A World of Curiosities (Chief Inspector Armand Gamache, #18) by Louise Penny
Published by Minotaur Books
Publication date: November 29, 2022
Genres: Fiction, Mystery, Suspense
I’ve had my ups and downs with the Chief Inspector Gamache series by Louise Penny, but I’m beginning another week with another big claim: her latest, A World of Curiosities, is the best one yet. In it, Penny mashes up the past and the present to reinforce the history of friends and foes alike. The past is represented by going back to the scene of a woman’s murder, when Chief Inspector Armand Gamache and Agent Jean-Guy Beauvoir, his second-in-command, first meet. In the present day, an ominous 150-year-old letter is delivered that leads to the discovery of a hidden room in a Three Pines home. While everyone else is amused and intrigued Gamache worries that a long-forgotten danger from the past is back to threaten the present.
Penny re-assembles the town’s entire cast of familiar and beloved characters in A World of Curiosities, including the misanthropic poet Ruth, bookstore owner Myrna, and B&B proprietor Gabri. She enfolds newcomers such a minister and his wife, and, there to celebrate their graduation from engineering school, Fiona and Harriet. Fiona is the daughter of the woman murdered a decade ago and Harriet is Myrna’s niece. The town’s mild curiosity morphs into something darker when the hidden room is opened and found to contain items linked to each of them. But the strangest surprise is the presence of a large mural, known as the World of Curiosities—a famous painting from the 1800s with clues buried throughout its canvas.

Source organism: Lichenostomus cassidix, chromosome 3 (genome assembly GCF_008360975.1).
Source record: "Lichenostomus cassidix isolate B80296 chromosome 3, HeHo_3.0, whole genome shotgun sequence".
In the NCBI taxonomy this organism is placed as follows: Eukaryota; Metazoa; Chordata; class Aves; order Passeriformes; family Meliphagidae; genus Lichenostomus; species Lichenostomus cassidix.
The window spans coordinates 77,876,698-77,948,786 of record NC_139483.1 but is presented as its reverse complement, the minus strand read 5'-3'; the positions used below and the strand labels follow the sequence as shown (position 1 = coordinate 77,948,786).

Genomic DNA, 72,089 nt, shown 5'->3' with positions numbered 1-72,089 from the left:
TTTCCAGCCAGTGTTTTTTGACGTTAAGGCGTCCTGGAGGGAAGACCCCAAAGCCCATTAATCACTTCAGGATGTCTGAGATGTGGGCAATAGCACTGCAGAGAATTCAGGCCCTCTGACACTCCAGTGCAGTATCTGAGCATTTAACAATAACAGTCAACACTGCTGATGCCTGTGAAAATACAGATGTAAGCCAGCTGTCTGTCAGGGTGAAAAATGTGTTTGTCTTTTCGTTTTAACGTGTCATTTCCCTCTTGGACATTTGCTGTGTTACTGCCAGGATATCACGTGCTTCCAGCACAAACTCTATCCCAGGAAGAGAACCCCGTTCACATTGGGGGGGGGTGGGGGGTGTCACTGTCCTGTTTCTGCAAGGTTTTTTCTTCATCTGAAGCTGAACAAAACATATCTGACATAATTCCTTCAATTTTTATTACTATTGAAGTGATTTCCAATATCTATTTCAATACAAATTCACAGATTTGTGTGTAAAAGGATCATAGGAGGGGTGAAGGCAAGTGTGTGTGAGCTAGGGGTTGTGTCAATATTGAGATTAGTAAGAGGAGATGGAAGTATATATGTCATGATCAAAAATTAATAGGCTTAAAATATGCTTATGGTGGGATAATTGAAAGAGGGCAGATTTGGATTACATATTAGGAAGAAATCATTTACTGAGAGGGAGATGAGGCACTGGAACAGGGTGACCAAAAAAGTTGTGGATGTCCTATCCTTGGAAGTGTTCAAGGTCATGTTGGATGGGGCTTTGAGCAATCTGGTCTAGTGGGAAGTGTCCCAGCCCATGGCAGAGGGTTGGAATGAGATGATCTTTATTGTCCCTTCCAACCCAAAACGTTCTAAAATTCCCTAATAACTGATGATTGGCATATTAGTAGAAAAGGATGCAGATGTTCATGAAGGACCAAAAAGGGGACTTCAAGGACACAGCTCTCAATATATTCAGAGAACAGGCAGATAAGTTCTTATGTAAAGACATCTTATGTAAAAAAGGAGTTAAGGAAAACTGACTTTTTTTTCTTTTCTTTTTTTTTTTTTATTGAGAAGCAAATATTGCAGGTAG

Penny’s prowess is welcome with all the moving pieces in A World of Curiosities. Faltering or accelerating too fast around a curve could have easily wrecked the novel. Instead, she presses on, adding more elements and details, all of which keep the story moving forward at an increasing speed and tension. At the same time, Penny lets her characters stay in their lanes, without some of the more outlandish antics that have cropped up in the past. It ensured that A World of Curiosities was stellar, engrossing reading.
If Penny’s writing style sounds interesting and you like mysteries but don’t want to start a series, her novel, State of Terror is outstanding.
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